"Maybe it was her fate and maybe she ran out of blood," Indonesia.
Article Type: Brief article
Subject: Maternal health services (Usage)
Maternal health services (Research)
Pub Date: 05/01/2010
Publication: Name: Reproductive Health Matters Publisher: Reproductive Health Matters Audience: General Format: Magazine/Journal Subject: Family and marriage; Health; Women's issues/gender studies Copyright: COPYRIGHT 2010 Reproductive Health Matters ISSN: 0968-8080
Issue: Date: May, 2010 Source Volume: 18 Source Issue: 35
Topic: Event Code: 290 Public affairs; 310 Science & research
Geographic: Geographic Scope: Indonesia Geographic Code: 9INDO Indonesia
Accession Number: 236247748
Full Text: This paper examines access to care in obstetric emergencies by interviewing the final caregivers of 104 women who died during pregnancy or childbirth in two rural districts of Indonesia, using an adapted verbal autopsy. Qualitative analysis revealed social and economic barriers to access and barriers that arose from the health system itself. Health insurance for the poor was highly problematic. For providers, incomplete reimbursements and low public pay acted as disincentives to treat the poor. For users, the schemes were poorly understood, complicated to use and led to lower quality care. Services, staff, transport, equipment and supplies were generally unavailable or unaffordable. The multiple barriers to access resulted in exclusion, which was reflected in expressions of powerlessness and fatalism regarding the deaths. The analysis suggests that understanding access as a complex and dynamic process, and as a reciprocally maintained phenomenon of disadvantaged groups, could help with health planning. Planning from this perspective may help to avoid perpetuating exclusion on social and economic grounds, by health systems and services, and help foster a sense of control regarding their health in people's feelings and behaviours. (1)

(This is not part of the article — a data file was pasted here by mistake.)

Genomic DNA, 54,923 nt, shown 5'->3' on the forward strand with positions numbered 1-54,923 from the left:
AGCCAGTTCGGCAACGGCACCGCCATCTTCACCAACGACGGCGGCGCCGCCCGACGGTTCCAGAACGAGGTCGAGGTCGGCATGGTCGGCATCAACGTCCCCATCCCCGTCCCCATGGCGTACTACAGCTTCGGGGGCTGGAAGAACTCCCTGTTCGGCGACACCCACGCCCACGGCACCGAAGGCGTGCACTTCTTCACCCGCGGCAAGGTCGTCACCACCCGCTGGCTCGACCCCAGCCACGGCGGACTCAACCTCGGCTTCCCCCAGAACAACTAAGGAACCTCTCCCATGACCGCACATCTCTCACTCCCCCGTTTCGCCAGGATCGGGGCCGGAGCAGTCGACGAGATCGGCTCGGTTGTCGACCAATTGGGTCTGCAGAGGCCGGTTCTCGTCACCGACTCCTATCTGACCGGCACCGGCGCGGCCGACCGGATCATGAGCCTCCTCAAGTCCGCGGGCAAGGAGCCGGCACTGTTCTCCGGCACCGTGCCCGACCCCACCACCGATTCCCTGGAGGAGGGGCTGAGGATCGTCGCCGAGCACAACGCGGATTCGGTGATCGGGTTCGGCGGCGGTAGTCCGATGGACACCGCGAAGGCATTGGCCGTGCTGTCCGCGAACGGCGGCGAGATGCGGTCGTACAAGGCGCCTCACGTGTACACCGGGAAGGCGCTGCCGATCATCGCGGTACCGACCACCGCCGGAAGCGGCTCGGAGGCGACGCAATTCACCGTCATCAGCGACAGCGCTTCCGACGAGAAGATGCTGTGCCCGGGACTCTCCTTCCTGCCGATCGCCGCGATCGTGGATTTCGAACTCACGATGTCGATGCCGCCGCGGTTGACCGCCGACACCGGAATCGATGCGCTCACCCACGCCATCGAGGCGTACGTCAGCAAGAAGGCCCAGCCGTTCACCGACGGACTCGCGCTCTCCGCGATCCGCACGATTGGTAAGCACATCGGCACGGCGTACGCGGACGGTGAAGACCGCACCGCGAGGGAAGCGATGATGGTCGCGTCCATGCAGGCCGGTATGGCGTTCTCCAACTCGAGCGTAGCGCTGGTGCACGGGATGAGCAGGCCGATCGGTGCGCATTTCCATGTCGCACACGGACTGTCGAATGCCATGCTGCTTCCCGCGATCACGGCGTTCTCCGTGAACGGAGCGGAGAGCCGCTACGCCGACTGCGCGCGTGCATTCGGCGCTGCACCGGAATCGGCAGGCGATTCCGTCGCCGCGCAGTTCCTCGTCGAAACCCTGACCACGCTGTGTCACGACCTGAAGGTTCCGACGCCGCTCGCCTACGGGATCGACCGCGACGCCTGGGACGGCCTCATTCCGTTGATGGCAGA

(1.) D'Ambruoso L, Byass P, Qomariyah SN. "Maybe it was her fate and maybe she ran out of blood": final caregivers' perspectives on access to care in obstetric emergencies in rural Indonesia. Journal of Biosocial Science 2010;42(2):213-41.
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